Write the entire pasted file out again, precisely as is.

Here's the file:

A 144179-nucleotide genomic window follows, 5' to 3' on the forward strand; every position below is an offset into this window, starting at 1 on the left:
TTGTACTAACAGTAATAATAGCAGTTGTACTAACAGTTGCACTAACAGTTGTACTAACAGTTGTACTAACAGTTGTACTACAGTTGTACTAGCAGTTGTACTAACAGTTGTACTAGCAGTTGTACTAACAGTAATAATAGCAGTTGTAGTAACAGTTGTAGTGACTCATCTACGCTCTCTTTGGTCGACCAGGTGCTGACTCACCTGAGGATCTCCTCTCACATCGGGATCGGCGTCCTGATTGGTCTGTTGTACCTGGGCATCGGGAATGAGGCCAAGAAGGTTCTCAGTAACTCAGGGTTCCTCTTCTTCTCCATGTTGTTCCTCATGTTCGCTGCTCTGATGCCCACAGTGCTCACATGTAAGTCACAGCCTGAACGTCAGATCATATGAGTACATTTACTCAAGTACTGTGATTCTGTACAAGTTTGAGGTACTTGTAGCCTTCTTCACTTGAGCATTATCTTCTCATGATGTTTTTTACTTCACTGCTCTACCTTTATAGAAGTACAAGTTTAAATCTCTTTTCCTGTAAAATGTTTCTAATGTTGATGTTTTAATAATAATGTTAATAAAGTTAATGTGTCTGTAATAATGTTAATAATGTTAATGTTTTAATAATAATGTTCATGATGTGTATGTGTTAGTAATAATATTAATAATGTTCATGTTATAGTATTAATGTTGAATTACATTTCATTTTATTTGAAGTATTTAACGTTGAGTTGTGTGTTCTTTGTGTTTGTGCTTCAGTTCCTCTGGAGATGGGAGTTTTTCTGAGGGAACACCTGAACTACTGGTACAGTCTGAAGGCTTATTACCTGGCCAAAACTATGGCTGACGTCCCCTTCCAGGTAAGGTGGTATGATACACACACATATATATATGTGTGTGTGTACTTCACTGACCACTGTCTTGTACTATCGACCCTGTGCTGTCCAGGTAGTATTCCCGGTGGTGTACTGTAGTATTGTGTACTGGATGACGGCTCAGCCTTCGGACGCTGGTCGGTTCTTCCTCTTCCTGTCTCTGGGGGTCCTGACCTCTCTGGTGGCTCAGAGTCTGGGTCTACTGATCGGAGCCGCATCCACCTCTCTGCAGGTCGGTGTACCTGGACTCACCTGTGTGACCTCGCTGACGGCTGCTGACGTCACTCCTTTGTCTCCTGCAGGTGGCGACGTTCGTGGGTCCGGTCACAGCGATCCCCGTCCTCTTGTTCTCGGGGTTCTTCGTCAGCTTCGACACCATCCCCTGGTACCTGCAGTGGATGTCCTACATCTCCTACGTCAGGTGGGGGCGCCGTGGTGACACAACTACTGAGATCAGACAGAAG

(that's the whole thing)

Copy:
A 144179-nucleotide genomic window follows, 5' to 3' on the forward strand; every position below is an offset into this window, starting at 1 on the left:
TTGTACTAACAGTAATAATAGCAGTTGTACTAACAGTTGCACTAACAGTTGTACTAACAGTTGTACTAACAGTTGTACTACAGTTGTACTAGCAGTTGTACTAACAGTTGTACTAGCAGTTGTACTAACAGTAATAATAGCAGTTGTAGTAACAGTTGTAGTGACTCATCTACGCTCTCTTTGGTCGACCAGGTGCTGACTCACCTGAGGATCTCCTCTCACATCGGGATCGGCGTCCTGATTGGTCTGTTGTACCTGGGCATCGGGAATGAGGCCAAGAAGGTTCTCAGTAACTCAGGGTTCCTCTTCTTCTCCATGTTGTTCCTCATGTTCGCTGCTCTGATGCCCACAGTGCTCACATGTAAGTCACAGCCTGAACGTCAGATCATATGAGTACATTTACTCAAGTACTGTGATTCTGTACAAGTTTGAGGTACTTGTAGCCTTCTTCACTTGAGCATTATCTTCTCATGATGTTTTTTACTTCACTGCTCTACCTTTATAGAAGTACAAGTTTAAATCTCTTTTCCTGTAAAATGTTTCTAATGTTGATGTTTTAATAATAATGTTAATAAAGTTAATGTGTCTGTAATAATGTTAATAATGTTAATGTTTTAATAATAATGTTCATGATGTGTATGTGTTAGTAATAATATTAATAATGTTCATGTTATAGTATTAATGTTGAATTACATTTCATTTTATTTGAAGTATTTAACGTTGAGTTGTGTGTTCTTTGTGTTTGTGCTTCAGTTCCTCTGGAGATGGGAGTTTTTCTGAGGGAACACCTGAACTACTGGTACAGTCTGAAGGCTTATTACCTGGCCAAAACTATGGCTGACGTCCCCTTCCAGGTAAGGTGGTATGATACACACACATATATATATGTGTGTGTGTACTTCACTGACCACTGTCTTGTACTATCGACCCTGTGCTGTCCAGGTAGTATTCCCGGTGGTGTACTGTAGTATTGTGTACTGGATGACGGCTCAGCCTTCGGACGCTGGTCGGTTCTTCCTCTTCCTGTCTCTGGGGGTCCTGACCTCTCTGGTGGCTCAGAGTCTGGGTCTACTGATCGGAGCCGCATCCACCTCTCTGCAGGTCGGTGTACCTGGACTCACCTGTGTGACCTCGCTGACGGCTGCTGACGTCACTCCTTTGTCTCCTGCAGGTGGCGACGTTCGTGGGTCCGGTCACAGCGATCCCCGTCCTCTTGTTCTCGGGGTTCTTCGTCAGCTTCGACACCATCCCCTGGTACCTGCAGTGGATGTCCTACATCTCCTACGTCAGGTGGGGGCGCCGTGGTGACACAACTACTGAGATCAGACAGAAG